I’ll just copy and paste what I said before. “We would like to lower both percentages [of abuse in vanilla and BDSM relationships], but we aren’t about to ban or campaign against serial monogamy for its abuse rates.” If the abuse rate of BDSM relationships were (the subjunctive because evidence indicates that it isn’t) less than the vanilla abuse rate, campaigning against BDSM would be, wait for it, illogical without campaigning against an institution that has a greater rate of abuse.

    “…as a radical feminist I’m not exactly cheer-leading for heterosexuality.”

    Are you truly “pro-sex, anti-porn”? Because if you’re pro-sex, you should absolutely be cheering for heterosexuality.

  8. “And it should not take three iterations of a question to get the actual answer instead of a broad analysis that doesn’t answer it.”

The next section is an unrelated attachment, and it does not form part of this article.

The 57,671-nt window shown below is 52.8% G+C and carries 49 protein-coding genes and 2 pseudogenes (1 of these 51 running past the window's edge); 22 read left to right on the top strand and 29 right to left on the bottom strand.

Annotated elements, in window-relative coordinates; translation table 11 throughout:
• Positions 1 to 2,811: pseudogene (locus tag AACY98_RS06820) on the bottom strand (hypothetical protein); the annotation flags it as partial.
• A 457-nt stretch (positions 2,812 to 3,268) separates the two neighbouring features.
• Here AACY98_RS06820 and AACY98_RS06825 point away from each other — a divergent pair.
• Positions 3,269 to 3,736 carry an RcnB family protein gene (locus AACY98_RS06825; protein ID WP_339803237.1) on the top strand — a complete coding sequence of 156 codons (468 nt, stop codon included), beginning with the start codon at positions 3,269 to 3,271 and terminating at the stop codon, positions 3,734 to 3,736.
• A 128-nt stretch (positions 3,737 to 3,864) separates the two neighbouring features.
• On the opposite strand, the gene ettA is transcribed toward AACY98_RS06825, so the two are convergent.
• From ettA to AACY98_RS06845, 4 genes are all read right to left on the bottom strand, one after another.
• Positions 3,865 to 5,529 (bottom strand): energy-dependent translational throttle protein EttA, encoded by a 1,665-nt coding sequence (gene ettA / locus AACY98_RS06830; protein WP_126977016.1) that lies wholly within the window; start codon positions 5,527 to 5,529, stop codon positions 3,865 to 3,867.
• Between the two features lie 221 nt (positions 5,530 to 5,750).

If you are not getting the answers you want, maybe you are not wording your questions very well, or maybe you are demanding simplistic answers to what are complex questions.

    “I’ll add another analogy on top of it”

    Your analogy is sorely lacking.

    Imagine a product where 1 in 4 of said product will spontaneously self-combust, resulting in minor to serious injuries and 2 deaths of consumers a week in England and Wales. The response from the manufacturers is to downplay and cover-up these injuries and deaths, or to say that the consumers must have been doing something wrong with the product to cause it to injure/kill them in that way, so they are to blame. The manufacturers also say they have no intention of changing the product, because the consumers keep on buying it anyway, and it is the consumers responsibility to prevent these spontaneous combustions.